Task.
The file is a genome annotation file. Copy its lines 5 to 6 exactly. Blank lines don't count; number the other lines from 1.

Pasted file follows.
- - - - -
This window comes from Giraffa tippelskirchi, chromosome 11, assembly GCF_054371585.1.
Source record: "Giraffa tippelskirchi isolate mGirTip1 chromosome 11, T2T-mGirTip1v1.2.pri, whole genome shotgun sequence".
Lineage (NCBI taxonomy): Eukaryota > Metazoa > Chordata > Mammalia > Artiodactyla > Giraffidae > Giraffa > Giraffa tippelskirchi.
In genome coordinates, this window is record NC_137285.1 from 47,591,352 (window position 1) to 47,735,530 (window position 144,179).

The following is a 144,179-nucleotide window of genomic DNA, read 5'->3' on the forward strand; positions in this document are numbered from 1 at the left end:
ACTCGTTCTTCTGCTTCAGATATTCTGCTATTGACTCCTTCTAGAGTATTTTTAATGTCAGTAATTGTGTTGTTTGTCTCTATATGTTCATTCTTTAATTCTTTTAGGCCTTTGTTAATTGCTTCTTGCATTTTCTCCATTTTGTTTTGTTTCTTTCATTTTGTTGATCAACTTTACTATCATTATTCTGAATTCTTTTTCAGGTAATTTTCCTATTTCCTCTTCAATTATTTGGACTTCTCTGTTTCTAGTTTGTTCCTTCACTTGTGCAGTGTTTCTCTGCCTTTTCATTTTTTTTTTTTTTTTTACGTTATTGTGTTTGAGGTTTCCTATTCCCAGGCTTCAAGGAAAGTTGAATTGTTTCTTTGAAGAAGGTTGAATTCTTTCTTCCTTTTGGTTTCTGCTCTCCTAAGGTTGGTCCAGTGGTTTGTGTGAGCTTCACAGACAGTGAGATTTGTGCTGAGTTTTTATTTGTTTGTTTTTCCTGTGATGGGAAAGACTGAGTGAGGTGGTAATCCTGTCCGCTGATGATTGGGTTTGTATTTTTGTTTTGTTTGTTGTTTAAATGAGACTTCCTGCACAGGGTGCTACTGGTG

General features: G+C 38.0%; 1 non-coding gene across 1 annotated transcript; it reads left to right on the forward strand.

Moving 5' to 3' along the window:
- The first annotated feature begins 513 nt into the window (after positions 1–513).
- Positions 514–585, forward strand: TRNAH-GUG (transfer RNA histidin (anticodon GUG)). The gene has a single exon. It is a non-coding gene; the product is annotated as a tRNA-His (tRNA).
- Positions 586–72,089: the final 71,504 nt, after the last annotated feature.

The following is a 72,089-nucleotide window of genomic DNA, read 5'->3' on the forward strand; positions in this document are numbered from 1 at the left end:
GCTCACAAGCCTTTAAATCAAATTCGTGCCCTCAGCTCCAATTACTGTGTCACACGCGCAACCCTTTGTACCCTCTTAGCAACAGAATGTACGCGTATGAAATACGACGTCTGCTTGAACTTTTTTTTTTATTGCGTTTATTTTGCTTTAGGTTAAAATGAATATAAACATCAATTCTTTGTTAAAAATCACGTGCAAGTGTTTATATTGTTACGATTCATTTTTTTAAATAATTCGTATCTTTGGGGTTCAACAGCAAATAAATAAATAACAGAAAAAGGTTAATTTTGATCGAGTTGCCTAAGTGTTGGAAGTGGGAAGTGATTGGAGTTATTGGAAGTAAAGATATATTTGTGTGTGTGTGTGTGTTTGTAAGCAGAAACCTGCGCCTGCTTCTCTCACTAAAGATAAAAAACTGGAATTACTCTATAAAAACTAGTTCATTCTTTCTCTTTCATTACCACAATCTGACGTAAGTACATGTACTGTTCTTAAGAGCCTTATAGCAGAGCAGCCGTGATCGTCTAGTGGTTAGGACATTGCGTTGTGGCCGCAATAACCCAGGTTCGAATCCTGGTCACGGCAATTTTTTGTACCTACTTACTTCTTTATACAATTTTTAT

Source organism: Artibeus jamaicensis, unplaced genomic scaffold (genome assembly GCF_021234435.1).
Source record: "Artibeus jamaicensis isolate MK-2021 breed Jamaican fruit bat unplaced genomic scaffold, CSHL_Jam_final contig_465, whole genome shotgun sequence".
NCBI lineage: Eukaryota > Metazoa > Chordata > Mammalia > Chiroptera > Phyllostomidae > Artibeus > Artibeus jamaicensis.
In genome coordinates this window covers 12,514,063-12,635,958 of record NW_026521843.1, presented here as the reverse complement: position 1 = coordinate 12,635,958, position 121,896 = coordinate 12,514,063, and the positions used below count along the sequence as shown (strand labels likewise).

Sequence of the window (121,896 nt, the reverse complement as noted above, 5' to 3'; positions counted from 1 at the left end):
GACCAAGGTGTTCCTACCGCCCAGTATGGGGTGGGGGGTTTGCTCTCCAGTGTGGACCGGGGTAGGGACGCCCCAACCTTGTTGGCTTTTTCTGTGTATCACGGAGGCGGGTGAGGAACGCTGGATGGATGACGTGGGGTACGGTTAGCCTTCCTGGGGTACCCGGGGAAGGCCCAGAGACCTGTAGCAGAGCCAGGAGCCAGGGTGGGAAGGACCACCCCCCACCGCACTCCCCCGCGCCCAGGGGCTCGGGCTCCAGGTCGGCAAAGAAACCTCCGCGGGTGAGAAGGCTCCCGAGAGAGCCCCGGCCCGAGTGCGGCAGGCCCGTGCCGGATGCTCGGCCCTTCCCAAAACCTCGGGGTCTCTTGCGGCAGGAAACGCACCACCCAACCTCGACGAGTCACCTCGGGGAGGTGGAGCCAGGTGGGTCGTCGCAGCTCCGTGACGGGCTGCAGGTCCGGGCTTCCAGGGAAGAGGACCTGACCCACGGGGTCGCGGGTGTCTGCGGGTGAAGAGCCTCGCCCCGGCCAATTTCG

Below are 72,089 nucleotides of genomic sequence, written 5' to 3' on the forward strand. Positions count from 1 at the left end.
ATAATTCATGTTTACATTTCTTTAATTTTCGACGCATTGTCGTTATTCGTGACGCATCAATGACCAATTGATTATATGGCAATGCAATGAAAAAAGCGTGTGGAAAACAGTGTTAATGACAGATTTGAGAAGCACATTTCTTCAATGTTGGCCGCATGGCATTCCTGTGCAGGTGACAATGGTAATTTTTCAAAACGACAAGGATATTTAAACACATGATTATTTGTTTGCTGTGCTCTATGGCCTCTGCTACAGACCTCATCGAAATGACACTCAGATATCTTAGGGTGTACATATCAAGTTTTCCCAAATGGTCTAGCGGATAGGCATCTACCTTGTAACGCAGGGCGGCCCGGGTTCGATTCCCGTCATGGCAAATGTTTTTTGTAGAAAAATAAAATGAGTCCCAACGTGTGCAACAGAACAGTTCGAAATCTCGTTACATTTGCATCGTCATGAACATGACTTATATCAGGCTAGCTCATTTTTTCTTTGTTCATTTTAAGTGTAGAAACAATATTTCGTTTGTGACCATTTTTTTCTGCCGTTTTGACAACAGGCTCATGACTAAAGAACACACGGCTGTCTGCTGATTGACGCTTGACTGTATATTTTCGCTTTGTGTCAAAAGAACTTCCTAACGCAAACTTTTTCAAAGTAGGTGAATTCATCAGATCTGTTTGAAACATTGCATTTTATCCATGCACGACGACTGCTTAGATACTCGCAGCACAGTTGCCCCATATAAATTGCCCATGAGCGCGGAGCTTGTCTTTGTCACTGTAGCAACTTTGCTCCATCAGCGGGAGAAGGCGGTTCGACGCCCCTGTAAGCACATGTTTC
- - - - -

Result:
The following is a 144,179-nucleotide window of genomic DNA, read 5'->3' on the forward strand; positions in this document are numbered from 1 at the left end:
ACTCGTTCTTCTGCTTCAGATATTCTGCTATTGACTCCTTCTAGAGTATTTTTAATGTCAGTAATTGTGTTGTTTGTCTCTATATGTTCATTCTTTAATTCTTTTAGGCCTTTGTTAATTGCTTCTTGCATTTTCTCCATTTTGTTTTGTTTCTTTCATTTTGTTGATCAACTTTACTATCATTATTCTGAATTCTTTTTCAGGTAATTTTCCTATTTCCTCTTCAATTATTTGGACTTCTCTGTTTCTAGTTTGTTCCTTCACTTGTGCAGTGTTTCTCTGCCTTTTCATTTTTTTTTTTTTTTTTACGTTATTGTGTTTGAGGTTTCCTATTCCCAGGCTTCAAGGAAAGTTGAATTGTTTCTTTGAAGAAGGTTGAATTCTTTCTTCCTTTTGGTTTCTGCTCTCCTAAGGTTGGTCCAGTGGTTTGTGTGAGCTTCACAGACAGTGAGATTTGTGCTGAGTTTTTATTTGTTTGTTTTTCCTGTGATGGGAAAGACTGAGTGAGGTGGTAATCCTGTCCGCTGATGATTGGGTTTGTATTTTTGTTTTGTTTGTTGTTTAAATGAGACTTCCTGCACAGGGTGCTACTGGTG